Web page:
Dental experts Dr Vimal Arora and Dr Aarti Kapila-Sharma from Clove Dental point out why brushing your teeth twice a day is just not enough.
A beautiful smile divulges more about your health than one may think.
We've all overheard this before: brushing your teeth twice a day is paramount.
However, when it comes to our oral hygiene routine, we shouldn't stop there.
Gum disease and decay, if it goes unchecked, could destroy the auxiliary structures of teeth and thereby increasing the risk of us suffering from cardiovascular diseases.
Many cohort and scientific studies show a relationship between tooth loss, impending cardiovascular events, diabetes or even death.
Thus, it becomes essential to keep our teeth and gums healthy by inculcating good oral hygiene practices.
Though it may seem easy enough process to brush and floss regularly, but certain simple unintentional mistakes could make this process less effective than required.
Certain common dental hygiene slip-ups and ways to enable us keep our pearly whites healthy are as follows:
1. We're in a hurry
Take your time while brushing, says Lt General Dr Vimal Arora. "It's important to brush slowly, lightly and gently."
The Indian Dental Association advocates brushing for a full two minutes, twice a day.
Avoid brushing in a back and forth motion. This could lead to damage of gums and tooth enamel.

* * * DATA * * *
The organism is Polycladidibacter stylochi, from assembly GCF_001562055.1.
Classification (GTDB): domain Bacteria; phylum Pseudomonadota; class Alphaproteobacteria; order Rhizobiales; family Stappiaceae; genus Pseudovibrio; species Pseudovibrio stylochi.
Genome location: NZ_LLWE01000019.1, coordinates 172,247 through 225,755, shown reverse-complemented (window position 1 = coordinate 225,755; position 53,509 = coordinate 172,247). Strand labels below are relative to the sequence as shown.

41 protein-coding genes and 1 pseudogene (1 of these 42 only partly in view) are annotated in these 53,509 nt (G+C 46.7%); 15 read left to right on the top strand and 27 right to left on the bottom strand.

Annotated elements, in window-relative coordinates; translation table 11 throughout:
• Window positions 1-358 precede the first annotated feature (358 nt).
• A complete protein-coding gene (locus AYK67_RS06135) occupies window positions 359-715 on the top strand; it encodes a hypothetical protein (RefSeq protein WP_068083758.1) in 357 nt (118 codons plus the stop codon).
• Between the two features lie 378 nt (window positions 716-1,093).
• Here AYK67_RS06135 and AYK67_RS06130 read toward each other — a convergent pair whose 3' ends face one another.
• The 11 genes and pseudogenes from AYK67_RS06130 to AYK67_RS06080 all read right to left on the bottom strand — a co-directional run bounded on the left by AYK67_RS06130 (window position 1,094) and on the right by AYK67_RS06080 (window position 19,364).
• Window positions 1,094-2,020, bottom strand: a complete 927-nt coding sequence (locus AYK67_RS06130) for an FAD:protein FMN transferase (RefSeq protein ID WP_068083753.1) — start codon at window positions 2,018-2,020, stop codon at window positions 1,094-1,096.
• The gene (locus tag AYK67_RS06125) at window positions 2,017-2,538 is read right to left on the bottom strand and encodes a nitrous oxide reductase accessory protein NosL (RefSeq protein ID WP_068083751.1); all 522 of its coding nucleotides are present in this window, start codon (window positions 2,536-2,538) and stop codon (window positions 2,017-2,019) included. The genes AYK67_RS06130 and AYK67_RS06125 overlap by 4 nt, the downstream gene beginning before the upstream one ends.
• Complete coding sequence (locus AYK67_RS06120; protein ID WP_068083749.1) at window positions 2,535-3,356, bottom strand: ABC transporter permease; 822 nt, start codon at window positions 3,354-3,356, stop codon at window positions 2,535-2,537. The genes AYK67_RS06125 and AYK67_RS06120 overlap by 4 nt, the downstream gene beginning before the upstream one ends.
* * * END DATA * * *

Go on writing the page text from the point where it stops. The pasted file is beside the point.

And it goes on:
2. We use the wrong type of brush
Use brushes with soft bristles. Avoid hard brushes says Dr Arora.
"Gums have a predisposition to shrink or draw back with age, even if the gums are healthy. Though the tooth above the gum-line is made of enamel, cementum is the outermost layer of the root surface and is not as impervious to decay," he says.
It is imperative as we age to be unyielding with flossing and gently brushing using a soft toothbrush,
3. We skip flossing (or only floss before our dentist appointment)
Flossing works best when done daily, says Dr Aarti.
Flossing tends to reduce bacteria present in between the teeth and gums.
She suggests you take time to floss between your teeth.
"Take time to curl the floss around each tooth and go down to the gums as well. This leads to reduced risk of us having periodontal disease or early tooth loss," she explained.
4. We don't drink enough water
Water plays a significant role in oral health and in preventing dry mouth, which could be a problematic as we age. Eight cups of water a day remains a general guideline.
"Dry mouth could be because of medications (heart and blood pressure), lack of water or just the natural decline in saliva production due to biological aging," says Dr Aarti.
A dry mouth allows the development of bacteria and fungi and leads to bad breath and tooth decay. It is also important to schedule a regular six month appointment with the dentist for save ourselves the neglect.
Lead image used for representational purposes only. Photograph: KlausHausmann/Pixabay